CLEVELAND -- The only fireworks at Progressive Field on Tuesday night came in the postgame Fourth of July celebration.
The Cleveland Indians scored 11 runs in a win over the Detroit Tigers at Comerica Park Sunday afternoon, but after returning home and having their first scheduled off day in three weeks, they struggled mightily at the plate, particularly with runners in scoring position.
The Indians went 0 for 10 with runners in scoring position, including twice with a runner on third base and less than two out, and left seven men on base in a 1-0 loss to the San Diego Padres in Interleague Play at Progressive Field Tuesday night.
“Obviously, we had all the guys on, and a couple guys on third with less than two outs and we weren’t able to get them in,” Indians bench coach Brad Mills said.
Right fielder Lonnie Chisenhall, center fielder Bradley Zimmer and catcher Yan Gomes each went 0 for 2 with runners in scoring position, while All-Star left fielder Michael Brantley went 0 for 1 and second baseman Jason Kipnis was 0 for 3 at the plate with runners on second or third base.
“Cahill’s ball was moving all over the place,” Mills said. “It would’ve been nice if maybe we would’ve tried to get them up in those situations a little bit, but at the same time, he pitched well. It was effective, so he kept doing it.”
The Indians went down in order in the first inning, but over each of the next four frames, they came up short with runners on base.
In the bottom of the second inning, American League All-Star third baseman Jose Ramirez smashed a one-out triple to the wall in right-center field, but was erased on a 1-3-2 double play when Padres starter Trevor Cahill fired a throw over to first base, where Wil Meyers relayed a throw to the plate to tag Ramirez.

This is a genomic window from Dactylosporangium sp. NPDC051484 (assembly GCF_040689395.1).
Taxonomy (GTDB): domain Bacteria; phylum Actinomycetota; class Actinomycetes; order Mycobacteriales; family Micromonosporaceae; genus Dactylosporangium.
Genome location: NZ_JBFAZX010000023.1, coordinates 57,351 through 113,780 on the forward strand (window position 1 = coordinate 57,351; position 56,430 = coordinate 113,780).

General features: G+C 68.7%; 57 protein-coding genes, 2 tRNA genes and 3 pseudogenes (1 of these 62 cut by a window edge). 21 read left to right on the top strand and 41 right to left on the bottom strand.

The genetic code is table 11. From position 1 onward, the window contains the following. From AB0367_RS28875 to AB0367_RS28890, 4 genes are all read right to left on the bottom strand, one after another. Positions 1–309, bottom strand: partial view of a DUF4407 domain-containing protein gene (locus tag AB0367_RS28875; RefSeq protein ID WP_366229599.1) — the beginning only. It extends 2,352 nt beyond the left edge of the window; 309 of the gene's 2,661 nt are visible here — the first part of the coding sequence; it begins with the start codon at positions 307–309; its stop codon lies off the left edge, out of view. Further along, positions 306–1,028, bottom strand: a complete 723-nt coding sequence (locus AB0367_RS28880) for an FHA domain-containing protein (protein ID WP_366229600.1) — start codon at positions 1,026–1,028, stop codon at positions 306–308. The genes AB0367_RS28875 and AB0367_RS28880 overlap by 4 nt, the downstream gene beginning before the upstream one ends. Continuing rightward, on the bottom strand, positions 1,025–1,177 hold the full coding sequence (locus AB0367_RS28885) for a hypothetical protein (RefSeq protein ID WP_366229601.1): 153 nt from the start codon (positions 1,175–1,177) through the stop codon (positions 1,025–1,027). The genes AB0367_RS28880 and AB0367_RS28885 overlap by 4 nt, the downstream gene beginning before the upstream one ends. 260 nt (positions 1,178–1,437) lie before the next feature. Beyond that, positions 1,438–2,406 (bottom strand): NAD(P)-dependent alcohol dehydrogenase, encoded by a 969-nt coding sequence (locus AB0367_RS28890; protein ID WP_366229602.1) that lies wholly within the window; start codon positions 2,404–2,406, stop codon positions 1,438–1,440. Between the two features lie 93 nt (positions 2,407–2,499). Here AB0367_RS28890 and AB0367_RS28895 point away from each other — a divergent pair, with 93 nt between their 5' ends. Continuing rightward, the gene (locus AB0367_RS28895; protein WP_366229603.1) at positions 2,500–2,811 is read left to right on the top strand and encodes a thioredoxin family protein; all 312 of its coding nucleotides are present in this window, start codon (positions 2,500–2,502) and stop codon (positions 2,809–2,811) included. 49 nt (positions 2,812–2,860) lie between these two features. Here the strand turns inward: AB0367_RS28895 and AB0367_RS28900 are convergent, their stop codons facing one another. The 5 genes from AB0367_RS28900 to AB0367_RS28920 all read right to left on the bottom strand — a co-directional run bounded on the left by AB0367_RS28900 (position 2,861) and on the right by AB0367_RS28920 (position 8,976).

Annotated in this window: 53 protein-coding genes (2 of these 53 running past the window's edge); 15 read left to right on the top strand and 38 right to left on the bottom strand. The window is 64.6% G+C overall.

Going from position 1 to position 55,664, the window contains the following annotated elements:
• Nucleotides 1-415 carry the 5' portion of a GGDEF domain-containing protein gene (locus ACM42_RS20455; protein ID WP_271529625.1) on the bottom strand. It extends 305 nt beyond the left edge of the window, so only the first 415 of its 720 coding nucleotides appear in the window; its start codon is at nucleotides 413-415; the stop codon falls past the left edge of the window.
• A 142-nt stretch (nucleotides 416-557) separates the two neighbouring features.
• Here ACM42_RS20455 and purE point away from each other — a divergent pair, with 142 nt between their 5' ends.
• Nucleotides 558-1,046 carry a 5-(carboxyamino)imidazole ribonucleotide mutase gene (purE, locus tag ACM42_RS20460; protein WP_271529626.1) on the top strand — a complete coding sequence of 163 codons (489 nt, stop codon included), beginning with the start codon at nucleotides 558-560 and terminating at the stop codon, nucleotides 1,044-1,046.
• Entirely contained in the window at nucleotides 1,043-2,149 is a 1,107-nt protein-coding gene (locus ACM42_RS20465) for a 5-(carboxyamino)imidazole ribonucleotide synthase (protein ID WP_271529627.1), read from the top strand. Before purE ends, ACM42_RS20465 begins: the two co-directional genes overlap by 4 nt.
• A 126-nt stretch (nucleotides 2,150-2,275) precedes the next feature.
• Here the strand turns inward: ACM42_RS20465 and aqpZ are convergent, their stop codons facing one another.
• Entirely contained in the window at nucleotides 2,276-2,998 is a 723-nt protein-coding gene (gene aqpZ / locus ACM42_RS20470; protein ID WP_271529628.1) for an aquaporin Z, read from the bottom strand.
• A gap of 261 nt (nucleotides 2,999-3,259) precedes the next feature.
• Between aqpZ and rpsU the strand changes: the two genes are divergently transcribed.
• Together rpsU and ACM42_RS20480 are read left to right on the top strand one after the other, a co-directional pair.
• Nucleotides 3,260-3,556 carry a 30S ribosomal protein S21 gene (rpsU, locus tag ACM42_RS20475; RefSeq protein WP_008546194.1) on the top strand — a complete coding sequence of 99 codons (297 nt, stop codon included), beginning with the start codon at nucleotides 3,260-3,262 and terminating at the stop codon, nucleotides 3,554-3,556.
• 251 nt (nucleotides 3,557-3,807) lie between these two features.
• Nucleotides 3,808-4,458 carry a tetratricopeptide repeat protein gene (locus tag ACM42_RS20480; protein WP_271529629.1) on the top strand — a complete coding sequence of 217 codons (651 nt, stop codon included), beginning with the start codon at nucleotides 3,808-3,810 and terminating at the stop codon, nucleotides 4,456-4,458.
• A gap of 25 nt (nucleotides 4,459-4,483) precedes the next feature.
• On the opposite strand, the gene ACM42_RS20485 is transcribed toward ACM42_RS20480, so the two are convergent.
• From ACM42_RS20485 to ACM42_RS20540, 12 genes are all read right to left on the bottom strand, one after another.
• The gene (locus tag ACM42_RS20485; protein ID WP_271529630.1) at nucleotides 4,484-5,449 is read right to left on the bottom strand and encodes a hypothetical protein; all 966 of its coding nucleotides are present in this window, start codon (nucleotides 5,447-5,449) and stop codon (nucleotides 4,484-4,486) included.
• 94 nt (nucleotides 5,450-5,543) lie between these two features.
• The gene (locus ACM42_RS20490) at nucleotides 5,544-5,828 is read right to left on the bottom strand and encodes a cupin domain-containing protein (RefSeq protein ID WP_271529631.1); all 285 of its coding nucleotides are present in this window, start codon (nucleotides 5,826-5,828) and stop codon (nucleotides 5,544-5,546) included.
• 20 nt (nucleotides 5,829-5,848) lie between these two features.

Despite the base-running miscue, Ramirez has been red hot offensively for nearly a month.
Over the last 21 games, Ramirez is batting .448 with seven home runs, 15 runs batted in, 13 doubles, 26 runs scored and seven three-hit games.
“When the ball was hit and he first started down, he thought he was far enough down to go ahead and go,” Mills said. “The pitcher just kind of glanced at him, didn’t really stop him, but he kind of glanced at him. He thought he was far enough down to go ahead and make it.”
Compounding the problem was the play of the defense in the fifth inning.
Although the Indians were not charged with an error, bobbled handles and misplaced steps toward the base led to the game’s only run on grounders hit off of Indians starter Corey Kluber to the middle of Cleveland’s infield.
“Obviously, you can’t assume a double play because it’s not a given, but as a pitcher, all you can do is continue to go back and try to make the pitches,” Kluber said. “It’s not going to doing you any good to get frustrated about it.
“At that point in time, you’re just trying to keep it to one run, and hopefully, keep the team in the game and give them a chance to win.”